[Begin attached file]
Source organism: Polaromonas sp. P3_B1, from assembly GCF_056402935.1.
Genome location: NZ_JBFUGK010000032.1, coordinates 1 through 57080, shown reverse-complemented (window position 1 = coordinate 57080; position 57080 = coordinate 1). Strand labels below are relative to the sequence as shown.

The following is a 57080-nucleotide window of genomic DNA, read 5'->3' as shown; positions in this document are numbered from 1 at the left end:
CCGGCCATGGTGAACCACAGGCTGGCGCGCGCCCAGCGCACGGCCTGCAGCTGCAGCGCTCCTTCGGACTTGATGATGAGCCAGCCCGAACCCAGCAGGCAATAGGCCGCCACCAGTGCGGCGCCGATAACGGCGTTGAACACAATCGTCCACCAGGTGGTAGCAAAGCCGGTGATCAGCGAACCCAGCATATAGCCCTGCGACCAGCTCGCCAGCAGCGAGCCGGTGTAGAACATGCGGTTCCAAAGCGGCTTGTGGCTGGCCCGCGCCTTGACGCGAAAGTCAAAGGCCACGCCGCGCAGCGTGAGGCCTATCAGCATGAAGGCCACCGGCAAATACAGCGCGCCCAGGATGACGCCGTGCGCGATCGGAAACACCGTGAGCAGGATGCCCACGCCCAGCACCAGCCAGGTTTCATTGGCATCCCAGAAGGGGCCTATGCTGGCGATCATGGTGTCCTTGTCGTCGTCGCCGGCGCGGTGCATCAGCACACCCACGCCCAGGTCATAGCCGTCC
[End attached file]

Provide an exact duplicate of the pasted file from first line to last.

Source organism: Polaromonas sp. P3_B1, from assembly GCF_056402935.1.
Genome location: NZ_JBFUGK010000032.1, coordinates 1 through 57080, shown reverse-complemented (window position 1 = coordinate 57080; position 57080 = coordinate 1). Strand labels below are relative to the sequence as shown.

The following is a 57080-nucleotide window of genomic DNA, read 5'->3' as shown; positions in this document are numbered from 1 at the left end:
CCGGCCATGGTGAACCACAGGCTGGCGCGCGCCCAGCGCACGGCCTGCAGCTGCAGCGCTCCTTCGGACTTGATGATGAGCCAGCCCGAACCCAGCAGGCAATAGGCCGCCACCAGTGCGGCGCCGATAACGGCGTTGAACACAATCGTCCACCAGGTGGTAGCAAAGCCGGTGATCAGCGAACCCAGCATATAGCCCTGCGACCAGCTCGCCAGCAGCGAGCCGGTGTAGAACATGCGGTTCCAAAGCGGCTTGTGGCTGGCCCGCGCCTTGACGCGAAAGTCAAAGGCCACGCCGCGCAGCGTGAGGCCTATCAGCATGAAGGCCACCGGCAAATACAGCGCGCCCAGGATGACGCCGTGCGCGATCGGAAACACCGTGAGCAGGATGCCCACGCCCAGCACCAGCCAGGTTTCATTGGCATCCCAGAAGGGGCCTATGCTGGCGATCATGGTGTCCTTGTCGTCGTCGCCGGCGCGGTGCATCAGCACACCCACGCCCAGGTCATAGCCGTCC